- You should be in good general health. LASIK may not be recommended for patients with diabetes, rheumatoid arthritis, lupus, glaucoma, herpes infections of the eye, or cataracts. You should discuss this with your surgeon.
- Weigh the risks and rewards. If you’re happy wearing contacts or glasses, you may want to forego the surgery.
- Understand your expectations from the surgery. Are they realistic?
- For patients with presbyopia, LASIK cannot correct so that one eye can see at BOTH distance and near. However, LASIK can be used to correct one eye for distance and the other for near. If you can adjust to this correction, it may eliminate or reduce your need for reading glasses. In some instances, surgery on only one eye is required. If your doctor thinks you’re a candidate, ask about the pros and cons.
- Over- or under-treatment of the condition may occur, requiring additional surgery, contact lens, or glasses.
- Reading glasses may still be needed after surgery.
- Some patients, although they may see much better than before LASIK without glasses, will still need glasses for their best vision.
- Problems with night driving or visual symptoms, such as glare and haloes.
- Problems with a decrease in contrast sensitivity, and even with 20/20 vision, objects may appear fuzzy or gray.
- Corneal infection.
- Corneal scarring, permanent warping of the cornea and an inability to wear contact lenses.
- A loss of vision - not seeing as well after surgery, even with glasses or contacts as before the surgery.
- Permanent vision loss.
- Flap complications.
- Light sensitivity.
- Patches of red or pink in the white of the eye.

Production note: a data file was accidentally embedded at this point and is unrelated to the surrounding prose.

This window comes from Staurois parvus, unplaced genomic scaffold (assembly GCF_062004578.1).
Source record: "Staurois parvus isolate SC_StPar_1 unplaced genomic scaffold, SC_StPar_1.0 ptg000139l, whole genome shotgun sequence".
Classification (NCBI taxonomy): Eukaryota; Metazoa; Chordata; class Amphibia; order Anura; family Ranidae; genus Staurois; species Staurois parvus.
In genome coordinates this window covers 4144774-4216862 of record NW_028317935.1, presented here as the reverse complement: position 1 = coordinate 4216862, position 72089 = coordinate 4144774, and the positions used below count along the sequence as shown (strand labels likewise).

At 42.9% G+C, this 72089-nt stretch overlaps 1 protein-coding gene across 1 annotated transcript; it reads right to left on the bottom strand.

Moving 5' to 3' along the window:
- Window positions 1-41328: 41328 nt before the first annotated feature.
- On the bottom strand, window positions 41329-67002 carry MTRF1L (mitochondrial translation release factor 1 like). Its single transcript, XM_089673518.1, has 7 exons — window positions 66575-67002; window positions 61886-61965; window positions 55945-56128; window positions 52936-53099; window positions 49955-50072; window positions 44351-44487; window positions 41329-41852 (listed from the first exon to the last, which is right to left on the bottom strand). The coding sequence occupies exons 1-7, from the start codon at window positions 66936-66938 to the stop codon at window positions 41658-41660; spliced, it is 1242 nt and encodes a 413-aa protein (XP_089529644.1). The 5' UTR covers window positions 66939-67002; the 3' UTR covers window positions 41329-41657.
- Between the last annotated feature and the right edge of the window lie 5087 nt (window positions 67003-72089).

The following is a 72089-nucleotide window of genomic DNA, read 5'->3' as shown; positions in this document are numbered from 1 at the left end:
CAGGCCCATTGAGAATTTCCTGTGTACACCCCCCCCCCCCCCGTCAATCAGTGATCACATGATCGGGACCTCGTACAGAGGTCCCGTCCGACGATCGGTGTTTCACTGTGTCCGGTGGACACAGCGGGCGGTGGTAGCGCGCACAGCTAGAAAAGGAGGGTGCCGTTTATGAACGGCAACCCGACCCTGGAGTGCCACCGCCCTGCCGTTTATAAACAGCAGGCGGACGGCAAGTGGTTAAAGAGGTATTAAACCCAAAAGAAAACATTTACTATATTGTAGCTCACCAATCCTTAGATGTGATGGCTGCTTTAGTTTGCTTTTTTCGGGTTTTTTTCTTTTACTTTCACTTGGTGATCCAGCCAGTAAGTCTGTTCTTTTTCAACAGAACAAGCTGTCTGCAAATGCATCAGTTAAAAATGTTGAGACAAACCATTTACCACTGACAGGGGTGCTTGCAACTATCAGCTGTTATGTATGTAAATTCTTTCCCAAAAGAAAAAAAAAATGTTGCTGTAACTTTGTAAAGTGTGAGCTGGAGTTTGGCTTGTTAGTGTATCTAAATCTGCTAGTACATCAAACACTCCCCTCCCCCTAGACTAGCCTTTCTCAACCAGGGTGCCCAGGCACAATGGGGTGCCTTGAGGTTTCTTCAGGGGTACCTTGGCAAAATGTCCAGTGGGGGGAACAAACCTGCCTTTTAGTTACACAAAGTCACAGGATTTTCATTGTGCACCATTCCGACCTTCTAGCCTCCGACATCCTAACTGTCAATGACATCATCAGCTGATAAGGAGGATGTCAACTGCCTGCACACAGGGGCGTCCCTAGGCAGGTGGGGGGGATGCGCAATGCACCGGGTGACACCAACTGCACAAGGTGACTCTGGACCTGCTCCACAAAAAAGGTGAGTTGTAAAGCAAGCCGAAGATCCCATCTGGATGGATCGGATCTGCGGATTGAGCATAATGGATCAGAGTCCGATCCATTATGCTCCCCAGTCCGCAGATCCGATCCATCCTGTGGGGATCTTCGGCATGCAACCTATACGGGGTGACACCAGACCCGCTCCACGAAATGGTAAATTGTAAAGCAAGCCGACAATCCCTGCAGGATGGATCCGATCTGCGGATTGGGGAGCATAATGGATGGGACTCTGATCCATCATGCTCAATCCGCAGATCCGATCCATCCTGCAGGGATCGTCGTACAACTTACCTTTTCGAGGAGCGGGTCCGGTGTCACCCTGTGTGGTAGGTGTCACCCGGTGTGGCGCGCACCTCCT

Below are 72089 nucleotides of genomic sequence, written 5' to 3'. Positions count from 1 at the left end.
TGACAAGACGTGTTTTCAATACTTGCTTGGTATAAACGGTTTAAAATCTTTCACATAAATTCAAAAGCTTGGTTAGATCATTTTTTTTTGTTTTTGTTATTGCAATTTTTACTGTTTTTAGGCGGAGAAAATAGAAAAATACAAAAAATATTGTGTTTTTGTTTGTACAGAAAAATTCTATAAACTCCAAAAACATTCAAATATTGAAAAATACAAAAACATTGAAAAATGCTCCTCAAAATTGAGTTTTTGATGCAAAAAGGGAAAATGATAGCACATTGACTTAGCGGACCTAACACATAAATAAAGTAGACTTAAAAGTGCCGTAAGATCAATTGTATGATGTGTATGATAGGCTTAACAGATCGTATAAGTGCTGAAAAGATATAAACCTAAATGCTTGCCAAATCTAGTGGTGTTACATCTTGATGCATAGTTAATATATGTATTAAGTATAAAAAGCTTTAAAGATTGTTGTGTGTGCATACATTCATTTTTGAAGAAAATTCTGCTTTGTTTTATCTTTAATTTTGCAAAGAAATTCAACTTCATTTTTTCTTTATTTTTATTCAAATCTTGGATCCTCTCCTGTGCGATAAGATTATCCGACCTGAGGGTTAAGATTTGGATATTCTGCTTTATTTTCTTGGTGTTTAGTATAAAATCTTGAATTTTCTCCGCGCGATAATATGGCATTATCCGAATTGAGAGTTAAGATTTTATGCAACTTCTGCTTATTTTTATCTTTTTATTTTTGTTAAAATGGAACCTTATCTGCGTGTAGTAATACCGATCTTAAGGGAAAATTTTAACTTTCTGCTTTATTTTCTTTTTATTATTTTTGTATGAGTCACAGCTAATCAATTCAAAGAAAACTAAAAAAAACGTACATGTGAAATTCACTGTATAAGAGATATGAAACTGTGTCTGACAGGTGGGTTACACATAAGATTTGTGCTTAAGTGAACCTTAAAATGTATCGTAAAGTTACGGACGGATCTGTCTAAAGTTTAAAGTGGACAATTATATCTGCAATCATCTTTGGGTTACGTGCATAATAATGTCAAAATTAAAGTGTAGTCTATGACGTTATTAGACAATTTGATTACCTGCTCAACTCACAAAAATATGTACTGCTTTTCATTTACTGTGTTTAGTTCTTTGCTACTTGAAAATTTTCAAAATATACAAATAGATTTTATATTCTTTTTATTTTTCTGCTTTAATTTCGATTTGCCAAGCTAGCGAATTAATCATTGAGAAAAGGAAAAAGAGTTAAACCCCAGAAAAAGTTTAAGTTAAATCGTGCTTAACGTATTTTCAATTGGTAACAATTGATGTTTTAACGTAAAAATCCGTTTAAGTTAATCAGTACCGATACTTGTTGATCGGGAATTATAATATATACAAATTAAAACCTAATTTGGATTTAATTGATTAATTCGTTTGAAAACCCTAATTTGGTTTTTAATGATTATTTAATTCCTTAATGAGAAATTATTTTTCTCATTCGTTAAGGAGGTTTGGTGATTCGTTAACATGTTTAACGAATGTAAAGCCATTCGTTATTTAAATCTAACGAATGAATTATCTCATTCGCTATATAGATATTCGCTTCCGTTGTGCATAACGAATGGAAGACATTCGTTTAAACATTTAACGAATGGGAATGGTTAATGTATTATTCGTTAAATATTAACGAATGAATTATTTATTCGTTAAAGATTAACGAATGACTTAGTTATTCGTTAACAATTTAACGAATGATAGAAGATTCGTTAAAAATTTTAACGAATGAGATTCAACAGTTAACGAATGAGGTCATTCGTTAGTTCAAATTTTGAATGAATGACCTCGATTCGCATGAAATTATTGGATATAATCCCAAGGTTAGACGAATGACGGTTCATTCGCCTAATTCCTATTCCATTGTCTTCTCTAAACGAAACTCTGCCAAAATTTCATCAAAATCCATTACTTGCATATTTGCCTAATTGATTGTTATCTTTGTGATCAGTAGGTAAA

- Decreased distance vision at high altitudes.
Expectations after surgery
Immediately following the surgery, there may be a sense of burning, itching, or a feeling that something is in the eye. There may be mild discomfort for which the doctor may prescribe a mild pain reliever medication. It is very important NOT to rub the eye after LASIK, so that the flap does not dislodge or move.
The day of surgery, vision generally is blurry or hazy but by the next day the blurriness improves. The doctor should be called immediately if there is severe pain or any of the symptoms worsen BEFORE your scheduled follow-up appointment (24-48 hours after surgery).
At the first doctor visit after the surgery, the eye shield will be removed and the doctor will examine your eye and test your vision. You may receive eye drops to help prevent infection. Do not drive until your vision has improved enough to safely do so.
Other things to avoid include swimming, hot tubs, whirlpools, contact sports, lotions, cremes, and eye make-up for between 2-4 weeks after surgery. The doctor will give you specific instructions.
- It may take up to 3-6 months for vision to stabilize after surgery.
- The most common complaints after LASIK are glare, haloes, and difficulty with night driving. Often, these problems will go away after 6 months, but a small percentage of people continue to complain about glare.
- Sometimes additional surgery may be needed in order to get the best possible vision. These re-operations may be called “enhancement surgery.” Generally, while the distance vision may improve with enhancement surgery, other visual symptoms such as glare or haloes may not.
- The Academy of Ophthalmology (AAO) reports that of approximately 500,000 Americans who had LASIK surgery in 1999, 70% had 20/20 vision after surgery.
- If your distance vision has been corrected with LASIK, it is likely that you may still need reading glasses around age 45.
- The long-term effects of LASIK past 5 years after the surgery are yet to be determined.
by Dave R. Roger, M.D.
All ArmMed Media material is provided for information only and is neither advice nor a substitute for proper medical care. Consult a qualified healthcare professional who understands your particular history for individual concerns.